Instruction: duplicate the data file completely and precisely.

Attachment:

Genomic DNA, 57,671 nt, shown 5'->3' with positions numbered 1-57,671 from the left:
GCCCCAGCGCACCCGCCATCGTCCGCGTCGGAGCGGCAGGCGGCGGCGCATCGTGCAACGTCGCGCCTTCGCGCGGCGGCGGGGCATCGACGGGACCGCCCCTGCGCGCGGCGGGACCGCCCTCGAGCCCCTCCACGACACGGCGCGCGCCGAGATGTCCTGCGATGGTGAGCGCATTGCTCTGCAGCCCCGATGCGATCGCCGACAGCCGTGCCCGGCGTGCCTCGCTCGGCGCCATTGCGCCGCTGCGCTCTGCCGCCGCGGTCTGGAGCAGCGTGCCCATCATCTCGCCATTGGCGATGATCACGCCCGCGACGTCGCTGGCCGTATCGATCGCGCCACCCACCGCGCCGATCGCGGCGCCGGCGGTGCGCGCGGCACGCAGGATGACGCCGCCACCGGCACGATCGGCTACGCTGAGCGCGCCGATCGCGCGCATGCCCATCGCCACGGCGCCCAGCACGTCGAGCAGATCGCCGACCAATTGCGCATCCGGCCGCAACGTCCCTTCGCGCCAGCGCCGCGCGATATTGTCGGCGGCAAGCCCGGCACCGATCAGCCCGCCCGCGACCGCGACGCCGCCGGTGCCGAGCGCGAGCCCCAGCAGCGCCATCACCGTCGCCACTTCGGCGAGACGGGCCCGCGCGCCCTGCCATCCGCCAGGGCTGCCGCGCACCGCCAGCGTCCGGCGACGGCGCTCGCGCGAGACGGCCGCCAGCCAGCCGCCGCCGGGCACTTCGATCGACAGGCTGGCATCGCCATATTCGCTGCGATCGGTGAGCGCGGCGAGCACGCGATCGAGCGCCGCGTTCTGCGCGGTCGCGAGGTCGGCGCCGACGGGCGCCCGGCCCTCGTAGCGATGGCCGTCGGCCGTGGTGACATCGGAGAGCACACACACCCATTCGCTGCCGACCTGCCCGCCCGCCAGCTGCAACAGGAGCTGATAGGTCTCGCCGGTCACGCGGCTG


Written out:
Genomic DNA, 57,671 nt, shown 5'->3' with positions numbered 1-57,671 from the left:
GCCCCAGCGCACCCGCCATCGTCCGCGTCGGAGCGGCAGGCGGCGGCGCATCGTGCAACGTCGCGCCTTCGCGCGGCGGCGGGGCATCGACGGGACCGCCCCTGCGCGCGGCGGGACCGCCCTCGAGCCCCTCCACGACACGGCGCGCGCCGAGATGTCCTGCGATGGTGAGCGCATTGCTCTGCAGCCCCGATGCGATCGCCGACAGCCGTGCCCGGCGTGCCTCGCTCGGCGCCATTGCGCCGCTGCGCTCTGCCGCCGCGGTCTGGAGCAGCGTGCCCATCATCTCGCCATTGGCGATGATCACGCCCGCGACGTCGCTGGCCGTATCGATCGCGCCACCCACCGCGCCGATCGCGGCGCCGGCGGTGCGCGCGGCACGCAGGATGACGCCGCCACCGGCACGATCGGCTACGCTGAGCGCGCCGATCGCGCGCATGCCCATCGCCACGGCGCCCAGCACGTCGAGCAGATCGCCGACCAATTGCGCATCCGGCCGCAACGTCCCTTCGCGCCAGCGCCGCGCGATATTGTCGGCGGCAAGCCCGGCACCGATCAGCCCGCCCGCGACCGCGACGCCGCCGGTGCCGAGCGCGAGCCCCAGCAGCGCCATCACCGTCGCCACTTCGGCGAGACGGGCCCGCGCGCCCTGCCATCCGCCAGGGCTGCCGCGCACCGCCAGCGTCCGGCGACGGCGCTCGCGCGAGACGGCCGCCAGCCAGCCGCCGCCGGGCACTTCGATCGACAGGCTGGCATCGCCATATTCGCTGCGATCGGTGAGCGCGGCGAGCACGCGATCGAGCGCCGCGTTCTGCGCGGTCGCGAGGTCGGCGCCGACGGGCGCCCGGCCCTCGTAGCGATGGCCGTCGGCCGTGGTGACATCGGAGAGCACACACACCCATTCGCTGCCGACCTGCCCGCCCGCCAGCTGCAACAGGAGCTGATAGGTCTCGCCGGTCACGCGGCTG